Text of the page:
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  2. Cynthia Guenther Richardson

    So agree with the “motion becomes inspiration” idea. I am a serious walker and love to dance. But I also find repetitive chores useful and they obviously serve another good end. “Being present” comes to mind: how much there is in a moment. The anecdote about the teacher was a fine extra touch! I enjoyed your essay. Carry on with the writing!

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  3. Deb

    I’m so happy you were able to sweep away the cobwebs to make room for new ideas and thoughts! I always love to read your stories. I really find that fascinating about your history teacher and the street sweeper named Broome and you sweep to clear you mind…it’s all related in this not so big Universe after all!! That’s so funny about you sweeping around Cody, he trusts you completely and even when you do graze him by accident it’s no big deal…Barney was like that too! I was ready a story about another person and what they do when they have writer’s block. They said they sit with a pad of paper and a pen in there hand and they just start doodling and scribbling just randomly and thinking of nothing in particular and before you know it ideas start creeping in and they start putting pen to paper and voila they are writing a story…that’s their sweeping method! 🙂

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    1. paulabroome427 Post author

      I think the bottom line is that we “want” to write and simply need some ritual or “push” to get us going. Sweeping is good for me–and of course having Cody around helps too-:-) I also do the free write thing and it works very well, but the mood has to be right. Thanks for the wonderful reply.

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  4. Robyn Elliot

    What a beautiful and heartfelt post. I love your broom, over here we’d call it a besom. I agree wholeheartedly, Paul, about the sense of Zen when sweeping. It’s a connection to the earth, I’d say, when focus is downwards. Good on Cody for centering himself…on the porch floor! It’s interesting, too, that writers are always writing, even when they’re blocked!

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    1. paulabroome427 Post author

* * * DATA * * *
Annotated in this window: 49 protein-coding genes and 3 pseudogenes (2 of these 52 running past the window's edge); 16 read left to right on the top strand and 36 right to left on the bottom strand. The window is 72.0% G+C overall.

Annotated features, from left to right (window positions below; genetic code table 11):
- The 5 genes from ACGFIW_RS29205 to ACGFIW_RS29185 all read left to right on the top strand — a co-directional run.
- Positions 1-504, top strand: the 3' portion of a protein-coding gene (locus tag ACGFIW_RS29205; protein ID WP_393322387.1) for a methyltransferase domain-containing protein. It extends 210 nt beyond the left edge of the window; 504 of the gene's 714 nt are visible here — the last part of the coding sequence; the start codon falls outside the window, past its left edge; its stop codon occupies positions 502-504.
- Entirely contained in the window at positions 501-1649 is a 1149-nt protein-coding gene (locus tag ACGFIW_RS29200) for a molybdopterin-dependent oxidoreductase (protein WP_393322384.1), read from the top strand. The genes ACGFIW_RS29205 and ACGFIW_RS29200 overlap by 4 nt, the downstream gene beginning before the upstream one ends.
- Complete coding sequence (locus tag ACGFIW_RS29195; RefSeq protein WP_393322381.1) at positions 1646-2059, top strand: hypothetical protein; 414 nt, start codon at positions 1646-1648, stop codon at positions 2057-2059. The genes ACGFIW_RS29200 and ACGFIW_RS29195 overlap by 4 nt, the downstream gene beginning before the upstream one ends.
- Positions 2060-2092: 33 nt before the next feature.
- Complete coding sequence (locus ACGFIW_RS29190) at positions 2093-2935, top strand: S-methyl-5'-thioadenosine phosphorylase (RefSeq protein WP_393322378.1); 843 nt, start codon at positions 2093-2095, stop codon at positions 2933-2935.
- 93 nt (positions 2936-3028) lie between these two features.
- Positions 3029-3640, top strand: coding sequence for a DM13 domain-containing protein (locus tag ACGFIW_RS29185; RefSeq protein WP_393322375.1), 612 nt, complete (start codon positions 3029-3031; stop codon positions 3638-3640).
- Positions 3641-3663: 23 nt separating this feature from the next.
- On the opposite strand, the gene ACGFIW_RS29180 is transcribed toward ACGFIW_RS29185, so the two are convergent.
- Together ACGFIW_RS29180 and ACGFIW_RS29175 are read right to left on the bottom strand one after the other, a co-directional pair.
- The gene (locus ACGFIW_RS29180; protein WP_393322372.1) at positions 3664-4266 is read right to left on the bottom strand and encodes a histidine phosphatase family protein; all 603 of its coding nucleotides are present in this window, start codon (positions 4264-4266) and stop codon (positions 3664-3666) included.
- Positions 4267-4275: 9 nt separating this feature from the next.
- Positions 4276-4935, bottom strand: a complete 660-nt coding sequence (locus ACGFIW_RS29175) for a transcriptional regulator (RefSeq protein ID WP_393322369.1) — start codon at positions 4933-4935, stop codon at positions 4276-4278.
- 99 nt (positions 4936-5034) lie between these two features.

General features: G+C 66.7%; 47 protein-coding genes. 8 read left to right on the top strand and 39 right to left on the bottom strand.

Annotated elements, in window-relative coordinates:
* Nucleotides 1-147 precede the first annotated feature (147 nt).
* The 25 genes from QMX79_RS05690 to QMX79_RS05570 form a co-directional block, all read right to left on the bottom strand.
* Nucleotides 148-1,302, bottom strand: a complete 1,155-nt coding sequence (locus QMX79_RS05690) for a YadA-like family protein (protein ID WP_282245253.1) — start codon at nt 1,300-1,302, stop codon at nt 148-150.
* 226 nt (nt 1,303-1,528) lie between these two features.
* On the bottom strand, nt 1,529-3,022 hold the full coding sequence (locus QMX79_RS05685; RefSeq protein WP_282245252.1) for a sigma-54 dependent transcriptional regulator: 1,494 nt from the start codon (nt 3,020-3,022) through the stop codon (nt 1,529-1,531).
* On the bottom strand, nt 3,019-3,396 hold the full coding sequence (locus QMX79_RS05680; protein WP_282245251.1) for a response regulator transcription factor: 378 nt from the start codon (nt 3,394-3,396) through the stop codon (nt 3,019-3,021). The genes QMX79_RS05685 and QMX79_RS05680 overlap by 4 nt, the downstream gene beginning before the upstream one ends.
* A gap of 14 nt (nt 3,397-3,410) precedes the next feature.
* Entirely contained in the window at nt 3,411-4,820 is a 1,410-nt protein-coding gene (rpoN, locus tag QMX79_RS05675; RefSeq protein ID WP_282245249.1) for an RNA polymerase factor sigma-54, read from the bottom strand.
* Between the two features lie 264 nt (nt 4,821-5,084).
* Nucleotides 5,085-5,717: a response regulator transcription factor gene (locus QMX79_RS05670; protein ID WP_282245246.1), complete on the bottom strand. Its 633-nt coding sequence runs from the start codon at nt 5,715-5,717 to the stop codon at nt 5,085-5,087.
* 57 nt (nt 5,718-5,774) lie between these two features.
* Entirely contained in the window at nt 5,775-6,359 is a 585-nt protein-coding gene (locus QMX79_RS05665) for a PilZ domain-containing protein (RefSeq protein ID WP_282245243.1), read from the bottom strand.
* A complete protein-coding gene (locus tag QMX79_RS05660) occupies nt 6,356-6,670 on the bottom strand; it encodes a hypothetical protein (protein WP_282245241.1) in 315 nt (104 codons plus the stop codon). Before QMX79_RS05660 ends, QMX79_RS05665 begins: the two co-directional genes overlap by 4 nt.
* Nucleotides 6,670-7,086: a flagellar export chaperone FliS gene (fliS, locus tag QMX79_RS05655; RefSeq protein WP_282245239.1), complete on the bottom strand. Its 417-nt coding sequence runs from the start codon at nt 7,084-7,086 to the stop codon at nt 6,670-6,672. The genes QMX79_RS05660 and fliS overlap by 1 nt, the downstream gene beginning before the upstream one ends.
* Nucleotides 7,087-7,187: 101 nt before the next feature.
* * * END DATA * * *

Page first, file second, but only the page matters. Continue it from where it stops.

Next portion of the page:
Thank you! “And yeah we gotta keep at it. Right now Cody’s lying behind my chair and just as I started this response his tail started thumping the floor. He must agree with your words! And “besom.” I had no idea. Always good to learn something. Thanks!

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  5. milesmb3

    “Sweeping is not a brain teaser.” So true!

    My sisters and I used to squabble over who got to use the toy broom in our tree house. Years after we had outgrown the tree house, I continued to climb the wobbly steps and sweep the rotting floors, about once every month. You’re right; there is something meditative about sweeping, especially when you are sweeping the dust out of the daydream yellow “home” of your childhood.

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    1. paulabroome427 Post author

      Thank you for your comment, and thanks for following! I’ve been out of the blogging loop for a couple weeks and finally am getting back into my writing world. I also would like to commend you on your blog. It’s really great. I look forward to your posts!

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    1. paulabroome427 Post author

      Ha! 🙂 I do the same! And without even trying I’m amazed at some of the tidbits I do hear. When I go to Starbucks, I often see folks reading at the small tables that line the wall. Outside cars are whizzing by. I nearly kill myself trying to see what they’re reading without being obvious…gaaaa.